11,000 Athletes, No Outbreak: How the Tokyo Olympics Dodged COVID

The Olympic bubble in Tokyo was remarkably safe. China, which will soon host the Winter Games, took note.
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During the Tokyo Games, staff held up “masks on” signs to indicate when an athlete should mask up. Photo: Frank Hoermann / SVEN SIMON/picture-alliance/dpa/AP Images

Before thousands of international athletes and reporters even landed in Tokyo, the Olympics were seen as a horror story waiting to happen.

What’s essential in a mega sporting event—confined spaces, crowds and close contacts—also makes fertile ground for COVID-19. Apprehensive and alarmed, the Japanese public overwhelmingly opposed hosting the Tokyo Games. When the time came, everyone bit their fingernails, bracing for headlines of a mass outbreak in the Olympic Village, or even worse, an Olympic variant.


But as some 11,000 Olympic athletes packed up after two weeks of competitions, organizers breathed a sigh of relief that their worst nightmare never materialized. 

Within the Olympic Village, only 32 people tested positive for COVID-19 since July 1, an infection rate dramatically lower than that of Tokyo or Japan.

Those who objected to the games cited a potential mass outbreak as their main concern, but Tokyo 2020 proved to be remarkably safe even as the city reported record rises in cases outside the walls of the athletes village.

What Tokyo did right—and wrong—will help inform public health measures at other international events to be held during the pandemic, such as the Beijing Winter Games just 6 months away.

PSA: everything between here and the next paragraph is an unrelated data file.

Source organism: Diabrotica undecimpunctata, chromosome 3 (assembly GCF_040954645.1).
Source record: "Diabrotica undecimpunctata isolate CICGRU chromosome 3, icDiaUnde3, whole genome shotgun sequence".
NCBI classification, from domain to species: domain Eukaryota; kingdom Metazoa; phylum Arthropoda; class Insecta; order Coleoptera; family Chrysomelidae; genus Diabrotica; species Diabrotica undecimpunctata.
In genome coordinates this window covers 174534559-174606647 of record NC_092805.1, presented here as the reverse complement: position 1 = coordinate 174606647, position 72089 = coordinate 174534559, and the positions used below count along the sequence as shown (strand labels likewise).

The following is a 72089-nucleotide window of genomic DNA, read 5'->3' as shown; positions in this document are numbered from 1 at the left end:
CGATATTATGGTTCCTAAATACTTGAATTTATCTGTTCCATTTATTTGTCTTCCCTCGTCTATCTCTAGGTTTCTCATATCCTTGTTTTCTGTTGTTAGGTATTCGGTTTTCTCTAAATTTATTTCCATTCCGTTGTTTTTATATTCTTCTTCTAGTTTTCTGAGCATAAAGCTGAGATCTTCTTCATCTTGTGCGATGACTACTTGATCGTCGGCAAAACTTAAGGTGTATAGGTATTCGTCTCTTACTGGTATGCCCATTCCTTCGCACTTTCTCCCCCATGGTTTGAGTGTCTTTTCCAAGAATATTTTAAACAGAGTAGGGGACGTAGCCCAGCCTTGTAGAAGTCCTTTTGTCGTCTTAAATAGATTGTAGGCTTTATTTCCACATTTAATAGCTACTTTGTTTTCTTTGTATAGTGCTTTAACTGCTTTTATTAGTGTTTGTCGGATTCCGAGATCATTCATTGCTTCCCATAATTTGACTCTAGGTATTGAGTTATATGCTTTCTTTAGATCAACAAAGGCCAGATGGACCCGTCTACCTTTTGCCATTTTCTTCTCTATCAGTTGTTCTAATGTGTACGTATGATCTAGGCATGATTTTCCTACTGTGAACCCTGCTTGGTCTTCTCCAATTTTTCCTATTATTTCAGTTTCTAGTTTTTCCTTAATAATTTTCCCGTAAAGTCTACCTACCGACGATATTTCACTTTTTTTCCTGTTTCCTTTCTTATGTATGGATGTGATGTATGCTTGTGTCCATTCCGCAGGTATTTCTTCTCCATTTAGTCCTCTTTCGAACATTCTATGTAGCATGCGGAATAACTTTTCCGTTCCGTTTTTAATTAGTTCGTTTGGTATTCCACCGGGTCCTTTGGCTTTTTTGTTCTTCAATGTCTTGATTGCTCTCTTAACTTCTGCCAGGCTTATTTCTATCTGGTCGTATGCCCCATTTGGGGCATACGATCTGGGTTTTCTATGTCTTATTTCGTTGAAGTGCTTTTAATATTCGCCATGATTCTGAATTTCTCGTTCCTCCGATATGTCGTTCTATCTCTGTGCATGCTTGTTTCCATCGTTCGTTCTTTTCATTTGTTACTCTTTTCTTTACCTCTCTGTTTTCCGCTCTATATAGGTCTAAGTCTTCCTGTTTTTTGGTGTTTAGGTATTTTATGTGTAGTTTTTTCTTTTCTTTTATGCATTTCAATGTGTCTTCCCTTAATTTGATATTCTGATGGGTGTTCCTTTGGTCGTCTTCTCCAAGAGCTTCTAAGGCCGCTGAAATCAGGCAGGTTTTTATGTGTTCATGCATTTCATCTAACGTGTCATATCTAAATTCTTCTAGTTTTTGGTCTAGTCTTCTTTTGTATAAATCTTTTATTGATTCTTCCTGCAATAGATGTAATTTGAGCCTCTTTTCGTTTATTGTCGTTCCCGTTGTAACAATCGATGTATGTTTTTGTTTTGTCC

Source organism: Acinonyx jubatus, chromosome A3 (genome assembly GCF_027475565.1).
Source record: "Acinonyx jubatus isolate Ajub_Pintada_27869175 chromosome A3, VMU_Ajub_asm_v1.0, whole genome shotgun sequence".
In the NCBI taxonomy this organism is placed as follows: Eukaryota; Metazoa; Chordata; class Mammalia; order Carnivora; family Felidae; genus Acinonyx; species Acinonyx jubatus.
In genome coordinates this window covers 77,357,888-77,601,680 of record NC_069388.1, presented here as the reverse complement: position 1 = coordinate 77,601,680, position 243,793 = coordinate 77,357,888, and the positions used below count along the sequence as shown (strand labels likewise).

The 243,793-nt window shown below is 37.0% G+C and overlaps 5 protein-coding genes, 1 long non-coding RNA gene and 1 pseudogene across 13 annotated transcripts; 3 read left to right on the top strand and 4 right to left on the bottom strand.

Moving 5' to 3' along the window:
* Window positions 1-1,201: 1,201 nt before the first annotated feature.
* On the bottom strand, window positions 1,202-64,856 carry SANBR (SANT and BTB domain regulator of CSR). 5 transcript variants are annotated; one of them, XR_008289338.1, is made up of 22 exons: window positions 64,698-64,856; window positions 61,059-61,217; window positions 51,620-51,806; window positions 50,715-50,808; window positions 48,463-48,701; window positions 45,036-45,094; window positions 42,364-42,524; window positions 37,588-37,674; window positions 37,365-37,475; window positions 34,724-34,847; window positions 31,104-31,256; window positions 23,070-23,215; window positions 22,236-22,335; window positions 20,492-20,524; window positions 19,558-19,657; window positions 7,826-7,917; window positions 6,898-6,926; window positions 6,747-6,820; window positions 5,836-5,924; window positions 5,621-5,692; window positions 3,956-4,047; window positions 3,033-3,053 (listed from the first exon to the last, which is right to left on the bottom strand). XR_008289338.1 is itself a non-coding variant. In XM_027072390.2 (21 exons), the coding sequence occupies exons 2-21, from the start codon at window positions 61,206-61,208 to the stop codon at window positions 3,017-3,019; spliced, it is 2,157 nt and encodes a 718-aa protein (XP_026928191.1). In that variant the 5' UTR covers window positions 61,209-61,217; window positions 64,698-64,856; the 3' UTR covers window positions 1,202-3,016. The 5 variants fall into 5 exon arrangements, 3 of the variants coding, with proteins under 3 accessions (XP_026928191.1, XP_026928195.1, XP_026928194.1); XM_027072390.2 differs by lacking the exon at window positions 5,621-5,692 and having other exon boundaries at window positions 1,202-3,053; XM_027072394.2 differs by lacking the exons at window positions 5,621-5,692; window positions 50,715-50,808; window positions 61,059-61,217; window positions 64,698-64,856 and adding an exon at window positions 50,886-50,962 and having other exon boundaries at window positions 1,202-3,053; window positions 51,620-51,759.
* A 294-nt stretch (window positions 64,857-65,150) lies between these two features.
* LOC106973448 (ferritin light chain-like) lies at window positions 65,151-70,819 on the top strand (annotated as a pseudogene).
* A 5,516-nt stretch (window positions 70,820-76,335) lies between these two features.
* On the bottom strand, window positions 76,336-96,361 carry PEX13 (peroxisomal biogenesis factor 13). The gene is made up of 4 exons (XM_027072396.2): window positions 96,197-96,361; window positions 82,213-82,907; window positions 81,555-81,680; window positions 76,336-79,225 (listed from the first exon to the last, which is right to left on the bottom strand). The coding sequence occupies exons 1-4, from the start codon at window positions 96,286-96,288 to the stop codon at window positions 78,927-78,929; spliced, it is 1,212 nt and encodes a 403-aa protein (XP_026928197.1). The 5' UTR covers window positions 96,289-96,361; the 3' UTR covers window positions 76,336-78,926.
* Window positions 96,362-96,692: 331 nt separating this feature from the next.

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About 30,000 people spat into plastic vials daily at the Tokyo Olympics for COVID-19 tests. Photo: AP Photo/Hiro Komae

In the worst-case scenario, the February games could reignite outbreaks in the capital of the world’s most populous country. China, keenly aware of this risk, took notes on the unintended COVID-19 experiment in Tokyo, dispatching 34 officials to the games to learn best practices.

To host the Olympics during a pandemic, Tokyo practically created a bubble in the city center and, within it, applied social-distancing measures that earned the games the nickname “no-fun Olympics.”


Everyone must keep 2 meters of distance from one another, effectively banning hugs, high fives, and handshakes. Overseas personnel were banned from leaving their designated residences, unless it was to attend a competition or practice.

Attendees were also expected to wear masks at all times, except during meals. Athletes were allowed to remove their coverings during interviews, but journalists must use boom mics—microphones attached to the end of a pole. Olympic staff held up “masks on” and “masks off” signs to remind athletes when to cover their faces.

Residents of the athletes village were tested daily. All international athletes were tested twice before they left their home countries, and again upon arrival in Tokyo, and then every day for the first three days of their stay. A positive result meant immediate isolation.

Ahead of the Winter Games, Beijing said it was redesigning 39 Olympic venues. New facilities will be installed to ensure athletes have nearly no contact with others, such as reporters, spectators, and volunteers. A majority of those involved in the games will also be sealed off entirely from the general public.

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The Olympic Village in Hebei province for the Beijing Winter Games in 2022. Photo: Anna Ratkoglo / Sputnik via AP

But the lessons of Tokyo were not strictly about eliminating risks, but managing them. While it was possible to keep thousands of disciplined athletes on site, a much greater number of people involved in the games were not players.


Many volunteers and media personnel were allowed to return home after work. They made up the bulk of positive tests associated with Olympic personnel—two-thirds of those 540 cases were Japanese residents. They most likely contracted the virus from outside the Olympic Village as Tokyo experienced its worst surge in cases since the start of the pandemic.

But there were obvious steps that the Tokyo Games’ organizers could have taken to further reduce risks, especially given the contagiousness of the delta variant of the virus, experts say.